This month’s yarn, designed by Misti who I interact with regularly in the studio, was a wonder to create. I loved every minute of it! Felicia had written about the idea of creating coils in the yarn to highlight hits of colour in the skein, creating interest and texture. While coils have not been traditionally my favourite thing to spin as I have had some disasters, I knew the thick n thin (slub) yarn would be fun to spin none-the-less.

In the end, the most enjoyable part of this spin was the photography! I could have taken about 100 photos … or maybe more! As I turned it over and found a new angle to shoot from, I was again reminded that textured yarns have so much to teach us about being open to new, sometimes alien, things. Often, my students cringe when I mention our ‘textured yarns’ lesson. I remember myself saying to others that I wasn’t interested in ‘art’ yarns or anything that would create texture in my yarns because then it wouldn’t be ‘useful’ and it could hardly be consistent. And yet, here I am three years later singing the praises of textured yarns – if nothing else, they are incredibly fun to make! Freeing, in fact!

© Rachel Smith / SweetGeorgia Yarns 2017

For this yarn, I used a commercial grey yarn as the binder. While I thought about spinning for the binder, I wanted to maximize the amount of fibre tht made the coils. For learning purposes, mostly for my students, I made sure I wasn’t consistent while making my slubs (or thick parts) of the singles. I placed a lot more twist into it than I normally would and soon fell into an easy rhythm. Almost within a couple of hours I had finished the yarn!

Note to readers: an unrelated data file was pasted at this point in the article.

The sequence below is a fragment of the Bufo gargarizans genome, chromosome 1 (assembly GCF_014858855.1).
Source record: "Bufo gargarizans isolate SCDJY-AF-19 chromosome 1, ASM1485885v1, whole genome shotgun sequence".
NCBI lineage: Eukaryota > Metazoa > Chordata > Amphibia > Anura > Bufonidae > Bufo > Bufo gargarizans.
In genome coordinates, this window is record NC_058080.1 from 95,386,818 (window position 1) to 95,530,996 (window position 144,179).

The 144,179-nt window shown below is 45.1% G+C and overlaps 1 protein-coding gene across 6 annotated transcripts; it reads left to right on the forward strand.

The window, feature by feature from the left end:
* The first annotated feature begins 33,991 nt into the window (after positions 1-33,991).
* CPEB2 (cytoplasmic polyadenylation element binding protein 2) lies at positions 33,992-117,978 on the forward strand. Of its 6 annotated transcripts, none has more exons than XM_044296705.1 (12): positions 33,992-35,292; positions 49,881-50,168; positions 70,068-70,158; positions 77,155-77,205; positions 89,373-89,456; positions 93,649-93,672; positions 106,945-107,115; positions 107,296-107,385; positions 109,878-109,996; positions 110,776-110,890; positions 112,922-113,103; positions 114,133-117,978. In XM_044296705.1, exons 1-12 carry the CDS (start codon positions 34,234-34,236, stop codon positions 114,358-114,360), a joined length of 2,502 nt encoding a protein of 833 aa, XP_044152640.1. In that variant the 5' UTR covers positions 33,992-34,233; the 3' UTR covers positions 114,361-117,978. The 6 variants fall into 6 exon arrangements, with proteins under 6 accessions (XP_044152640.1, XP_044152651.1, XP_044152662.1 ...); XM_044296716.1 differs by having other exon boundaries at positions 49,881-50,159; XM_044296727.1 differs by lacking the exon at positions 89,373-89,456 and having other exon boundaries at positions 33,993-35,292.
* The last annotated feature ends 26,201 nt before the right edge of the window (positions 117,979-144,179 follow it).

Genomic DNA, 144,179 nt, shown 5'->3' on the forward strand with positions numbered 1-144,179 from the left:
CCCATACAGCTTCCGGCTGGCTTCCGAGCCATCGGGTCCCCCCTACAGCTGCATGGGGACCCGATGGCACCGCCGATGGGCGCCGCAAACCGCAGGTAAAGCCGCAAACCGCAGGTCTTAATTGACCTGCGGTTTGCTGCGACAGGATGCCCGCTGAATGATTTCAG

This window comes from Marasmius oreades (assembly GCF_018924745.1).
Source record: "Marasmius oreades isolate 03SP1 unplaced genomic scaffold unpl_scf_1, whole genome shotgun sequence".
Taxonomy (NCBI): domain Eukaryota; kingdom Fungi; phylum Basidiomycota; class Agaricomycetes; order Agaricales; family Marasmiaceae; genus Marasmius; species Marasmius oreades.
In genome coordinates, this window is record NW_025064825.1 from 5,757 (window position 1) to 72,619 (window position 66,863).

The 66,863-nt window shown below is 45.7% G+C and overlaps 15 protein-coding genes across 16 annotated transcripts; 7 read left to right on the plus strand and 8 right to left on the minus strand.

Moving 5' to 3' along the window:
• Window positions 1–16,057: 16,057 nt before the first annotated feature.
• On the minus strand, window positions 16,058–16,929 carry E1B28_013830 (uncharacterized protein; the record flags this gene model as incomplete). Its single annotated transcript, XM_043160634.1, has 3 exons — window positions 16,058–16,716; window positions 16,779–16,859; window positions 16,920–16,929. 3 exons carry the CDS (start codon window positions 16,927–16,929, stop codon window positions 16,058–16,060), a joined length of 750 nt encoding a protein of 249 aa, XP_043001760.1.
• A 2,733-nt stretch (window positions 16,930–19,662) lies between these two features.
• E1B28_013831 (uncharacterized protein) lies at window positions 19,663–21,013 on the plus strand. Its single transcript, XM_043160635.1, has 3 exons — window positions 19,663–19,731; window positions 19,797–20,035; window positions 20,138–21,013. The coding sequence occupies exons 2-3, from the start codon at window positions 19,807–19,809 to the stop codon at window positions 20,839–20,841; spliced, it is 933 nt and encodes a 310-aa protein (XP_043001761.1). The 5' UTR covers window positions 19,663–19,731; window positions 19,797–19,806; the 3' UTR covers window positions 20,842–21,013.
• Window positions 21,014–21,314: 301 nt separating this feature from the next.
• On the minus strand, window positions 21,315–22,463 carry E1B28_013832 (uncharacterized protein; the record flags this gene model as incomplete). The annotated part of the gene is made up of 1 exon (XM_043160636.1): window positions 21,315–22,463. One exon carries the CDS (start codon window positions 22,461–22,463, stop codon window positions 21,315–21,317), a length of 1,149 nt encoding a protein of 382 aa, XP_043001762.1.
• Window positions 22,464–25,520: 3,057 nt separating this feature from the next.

© Rachel Smith / SweetGeorgia Yarns 2017

For coils, be sure to anchor them both above and below to keep them from moving. Some of my larger coils did not withstand finishing (I steamed the yarn for about 4 minutes then hung to dry) – they became ‘deflated’ and flat looking. The little tiny long coils stood up really well to finishing and the medium coils were the most interesting. The technique certainly highlighted the various colours in the braid and created an interesting yarn. I’m curious to see this woven!

© Rachel Smith / SweetGeorgia Yarns 2017

Have you ever made coils in your yarn? What did you think about the colour management?

Have you dived into April club yet? How did you decide to spin it? Please share over on the Ravelry group or on Instagram and tag your projects #sgyclub and #sweetgeorgiayarns.

Happy Spinning,

Rachel